A funeral ceremony will take place for former British prime minister Margaret Thatcher in London’s St Paul’s Cathedral. Outside, protesters will be turning their backs on the coffin as it passes through central London.
This final act of defiance is, compared with much of what we’ve seen in the days since Thatcher’s death, quite mild. Street parties were held from Brixton to Glasgow to celebrate her death. So many people bought Ding-Dong! The Witch Is Dead that it went to number two on the UK charts. Even here in Australia, the University of Melbourne Student Union passed a motion “unreservedly” celebrating the death of Baroness Thatcher.
This has touched off some interesting debate about whether there is something unseemly about celebrating the death of another human being. But there are at least two importantly different issues in play we need to keep separate here.
The first is the idea that we shouldn’t speak ill of the dead. Is this just a matter of etiquette, or does it have an important moral dimension as well? When someone dies, we begin to tie up the narrative of their lives, finalising and knotting off the strands of meaning that they wove while they lived. It is a time for consoling the bereaved, but it is also, inevitably, a time for forming judgements.
At the moment of death, a person’s life will always and forever be just what it was. We reflect on the totality of that life and form a view of the whole, much as we do when the credits roll on a movie or we finish the end of a book. The notion of a “final judgement” of the dead in another realm, which features in religions from ancient Egypt to Christianity and Islam, largely reflects what humans do down here already.
With Thatcher, who left so much anger and pain in her wake, this was always going to be an unusually fraught and raw process. But that doesn’t mean it should be put aside in the interests of delicacy. And as Glenn Greenwald has argued in recent days, maintaining a respectful silence may allow the discussion to be co-opted for political ends.
That doesn’t imply that anything goes, however. Philosophers from Aristotle onwards have argued that we have moral obligations to the dead, even though the dead no longer exist. The arguments used to justify this claim are quite ingenious, but I won’t rehearse them here. We don’t simply refrain from slandering the dead because it will hurt their loved ones, but because this somehow harms the dead person themselves. Likewise, we go out of our way to right past injustices because this is what we owe to the dead, not just their survivors or descendants.
Our dealings with the dead are just as ethically governed as our dealings with the living. And the dead are especially vulnerable – “prey” to the living as Sartre put it – because among other things they cannot defend themselves. That was part of Julie Bishop’s rationale in attacking Bob Carr for describing apparently racist comments Thatcher made in his presence. That the dead can’t speak for themselves shouldn’t give them a free pass from criticism, but it does make the responsibility for making that criticism fair and defensible all the more pressing.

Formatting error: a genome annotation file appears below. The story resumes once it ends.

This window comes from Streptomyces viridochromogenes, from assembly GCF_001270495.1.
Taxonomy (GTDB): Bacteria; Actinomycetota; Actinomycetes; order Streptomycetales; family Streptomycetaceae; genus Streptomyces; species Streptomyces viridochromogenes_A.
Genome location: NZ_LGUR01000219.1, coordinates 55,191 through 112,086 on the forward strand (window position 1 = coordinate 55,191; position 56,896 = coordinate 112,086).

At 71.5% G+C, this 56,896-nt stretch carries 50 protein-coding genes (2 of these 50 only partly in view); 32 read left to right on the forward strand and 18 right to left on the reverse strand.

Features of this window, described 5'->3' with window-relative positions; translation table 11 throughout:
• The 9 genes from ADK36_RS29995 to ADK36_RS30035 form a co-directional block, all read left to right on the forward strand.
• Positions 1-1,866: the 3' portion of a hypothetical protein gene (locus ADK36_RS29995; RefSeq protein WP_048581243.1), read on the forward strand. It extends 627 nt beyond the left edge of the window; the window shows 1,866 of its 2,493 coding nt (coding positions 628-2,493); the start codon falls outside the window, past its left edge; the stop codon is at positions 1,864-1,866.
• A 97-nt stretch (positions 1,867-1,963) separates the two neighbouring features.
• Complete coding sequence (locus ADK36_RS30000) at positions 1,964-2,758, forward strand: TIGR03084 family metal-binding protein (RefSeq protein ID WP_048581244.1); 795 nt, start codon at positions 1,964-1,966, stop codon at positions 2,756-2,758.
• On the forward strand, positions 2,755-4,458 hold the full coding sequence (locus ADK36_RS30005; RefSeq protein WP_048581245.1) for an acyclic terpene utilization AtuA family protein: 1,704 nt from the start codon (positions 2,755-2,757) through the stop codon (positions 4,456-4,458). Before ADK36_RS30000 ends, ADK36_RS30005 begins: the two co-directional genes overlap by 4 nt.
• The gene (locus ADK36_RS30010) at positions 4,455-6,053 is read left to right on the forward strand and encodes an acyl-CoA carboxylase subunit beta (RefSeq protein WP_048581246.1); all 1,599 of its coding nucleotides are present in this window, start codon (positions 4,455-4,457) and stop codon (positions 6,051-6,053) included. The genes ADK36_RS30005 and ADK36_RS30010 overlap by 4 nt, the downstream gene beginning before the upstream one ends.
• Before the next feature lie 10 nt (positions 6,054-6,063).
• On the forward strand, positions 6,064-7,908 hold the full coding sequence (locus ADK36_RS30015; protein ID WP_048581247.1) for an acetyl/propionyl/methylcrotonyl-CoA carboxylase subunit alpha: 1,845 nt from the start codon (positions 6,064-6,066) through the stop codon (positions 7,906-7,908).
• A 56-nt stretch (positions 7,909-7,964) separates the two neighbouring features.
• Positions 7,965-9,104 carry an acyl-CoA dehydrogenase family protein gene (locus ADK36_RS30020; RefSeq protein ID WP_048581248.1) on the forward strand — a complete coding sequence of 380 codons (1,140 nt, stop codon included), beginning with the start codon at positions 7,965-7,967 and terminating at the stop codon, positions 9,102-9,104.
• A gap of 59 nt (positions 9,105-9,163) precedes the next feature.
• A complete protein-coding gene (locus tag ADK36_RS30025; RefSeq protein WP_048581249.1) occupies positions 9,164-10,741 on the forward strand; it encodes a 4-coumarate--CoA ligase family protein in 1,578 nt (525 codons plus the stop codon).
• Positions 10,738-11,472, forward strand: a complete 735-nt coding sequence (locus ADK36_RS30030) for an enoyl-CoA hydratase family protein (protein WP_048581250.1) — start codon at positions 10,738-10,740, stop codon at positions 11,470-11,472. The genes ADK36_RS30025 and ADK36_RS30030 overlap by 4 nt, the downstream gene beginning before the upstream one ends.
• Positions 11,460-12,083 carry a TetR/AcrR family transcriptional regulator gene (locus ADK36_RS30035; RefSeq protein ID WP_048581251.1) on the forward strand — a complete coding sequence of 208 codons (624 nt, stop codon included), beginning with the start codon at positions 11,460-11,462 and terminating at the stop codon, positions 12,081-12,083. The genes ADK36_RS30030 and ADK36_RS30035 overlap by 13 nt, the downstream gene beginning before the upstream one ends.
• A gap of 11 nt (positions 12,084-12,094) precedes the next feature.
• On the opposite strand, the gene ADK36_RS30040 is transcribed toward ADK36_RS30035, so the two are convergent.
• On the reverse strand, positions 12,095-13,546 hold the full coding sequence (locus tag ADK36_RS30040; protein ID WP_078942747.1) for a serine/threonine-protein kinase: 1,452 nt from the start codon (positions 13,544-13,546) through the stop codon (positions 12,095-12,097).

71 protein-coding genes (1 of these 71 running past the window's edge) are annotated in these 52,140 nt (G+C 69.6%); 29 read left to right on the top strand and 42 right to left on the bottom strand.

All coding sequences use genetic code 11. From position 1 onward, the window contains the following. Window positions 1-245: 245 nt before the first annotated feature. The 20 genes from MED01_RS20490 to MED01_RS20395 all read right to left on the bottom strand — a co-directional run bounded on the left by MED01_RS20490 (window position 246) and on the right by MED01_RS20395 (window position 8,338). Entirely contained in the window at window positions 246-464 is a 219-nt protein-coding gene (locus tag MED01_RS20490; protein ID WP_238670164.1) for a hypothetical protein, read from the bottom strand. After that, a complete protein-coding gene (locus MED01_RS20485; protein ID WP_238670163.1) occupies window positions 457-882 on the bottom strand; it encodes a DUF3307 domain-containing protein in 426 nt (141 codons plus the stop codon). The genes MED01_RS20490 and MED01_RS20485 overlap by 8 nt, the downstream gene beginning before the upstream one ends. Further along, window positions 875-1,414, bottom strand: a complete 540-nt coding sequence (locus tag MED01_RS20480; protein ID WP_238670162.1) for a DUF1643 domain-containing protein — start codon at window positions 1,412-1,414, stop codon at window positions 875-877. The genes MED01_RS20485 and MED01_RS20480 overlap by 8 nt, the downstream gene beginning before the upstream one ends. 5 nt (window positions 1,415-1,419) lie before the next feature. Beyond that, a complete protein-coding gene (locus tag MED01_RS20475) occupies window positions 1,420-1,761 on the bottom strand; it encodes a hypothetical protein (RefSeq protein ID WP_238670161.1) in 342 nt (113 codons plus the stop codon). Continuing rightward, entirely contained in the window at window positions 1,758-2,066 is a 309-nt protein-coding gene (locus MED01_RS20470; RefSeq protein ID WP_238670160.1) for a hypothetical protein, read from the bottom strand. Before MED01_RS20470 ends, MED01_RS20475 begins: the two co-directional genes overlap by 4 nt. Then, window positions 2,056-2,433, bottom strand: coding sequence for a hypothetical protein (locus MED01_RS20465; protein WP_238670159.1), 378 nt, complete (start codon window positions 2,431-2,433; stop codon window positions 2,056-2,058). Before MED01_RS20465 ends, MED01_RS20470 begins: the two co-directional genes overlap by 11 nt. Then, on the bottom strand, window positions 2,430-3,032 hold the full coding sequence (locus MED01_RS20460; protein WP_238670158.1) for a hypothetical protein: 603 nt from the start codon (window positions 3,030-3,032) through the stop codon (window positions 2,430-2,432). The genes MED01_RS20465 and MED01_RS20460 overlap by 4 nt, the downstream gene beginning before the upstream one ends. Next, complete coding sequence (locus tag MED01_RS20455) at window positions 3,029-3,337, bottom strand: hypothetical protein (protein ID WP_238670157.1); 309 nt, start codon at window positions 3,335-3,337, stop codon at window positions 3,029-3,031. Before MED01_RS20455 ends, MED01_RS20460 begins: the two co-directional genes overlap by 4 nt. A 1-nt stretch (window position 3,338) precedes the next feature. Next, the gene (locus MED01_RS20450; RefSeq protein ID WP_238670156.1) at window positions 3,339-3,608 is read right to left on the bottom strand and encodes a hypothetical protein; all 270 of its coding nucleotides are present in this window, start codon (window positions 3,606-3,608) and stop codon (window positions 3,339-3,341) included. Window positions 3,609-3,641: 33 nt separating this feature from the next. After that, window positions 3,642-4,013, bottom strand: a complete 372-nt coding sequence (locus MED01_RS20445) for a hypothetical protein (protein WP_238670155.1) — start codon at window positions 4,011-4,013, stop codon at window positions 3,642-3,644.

But speaking ill of the dead is one thing; celebrating someone’s death is something else.
When a Navy SEAL team killed Osama bin Laden, there were scenes of spontaneous rejoicing in the US. Few stopped to ask whether celebrating a death, even of someone as evil as bin Laden, was appropriate. At least in that case, many people believed that bin Laden’s death constituted some sort of justice, and made the world a “safer place”. It’s hard to see how Thatcher’s passing, at eighty-seven years of age in her bed in the Ritz Hotel, looks like “justice” to even her most forgiving opponent.
Some might say that what’s being celebrated is not the death of Thatcher herself, but of what she stood for. But in that case, the party comes both too early and too late. It’s too late in that Thatcher stopped being prime minister more than two decades ago. If we’re just relieved that she’s gone, well, she’s been “gone” for a very long time. Yet it’s also too early in that Thatcher’s legacy is still with us. Indeed, the neo-liberal policies she pursued have become entrenched orthodoxies, well beyond Thatcher’s sphere of direct influence. The death of a frail, elderly dementia patient does nothing to change that.
So what we’re left with, despite protestations to the contrary, seems to be glorying in her death itself. That does take us into very different moral territory. In this case we don’t simply judge a person’s life or actions but repudiate them as a human being. Rejoicing in someone’s death is tantamount to denying them even that most basic moral regard. That should indeed trouble us, however harshly we may judge Thatcher and her legacy.
There will be a moment on Wednesday, late in the ceremony, when the priest will “commend to Almighty God our sister Margaret”. This simple, stark phrase reminds us that at the centre of the drama of death is a person: someone who cared about their life and was loved by others. That fact, unsettling and even infuriating as it sometimes is, cannot be ignored without degrading the regard for even the worst of us that holds the moral sphere together.
Every death, as John Donne reminds us, diminishes us. Rejoicing in death only diminishes us further.
Patrick Stokes is a lecturer in philosophy at Deakin University. He does not work for, consult to, own shares in or receive funding from any company or organisation that would benefit from this article, and has no relevant affiliations. This article was originally published at The Conversation. Read the original article.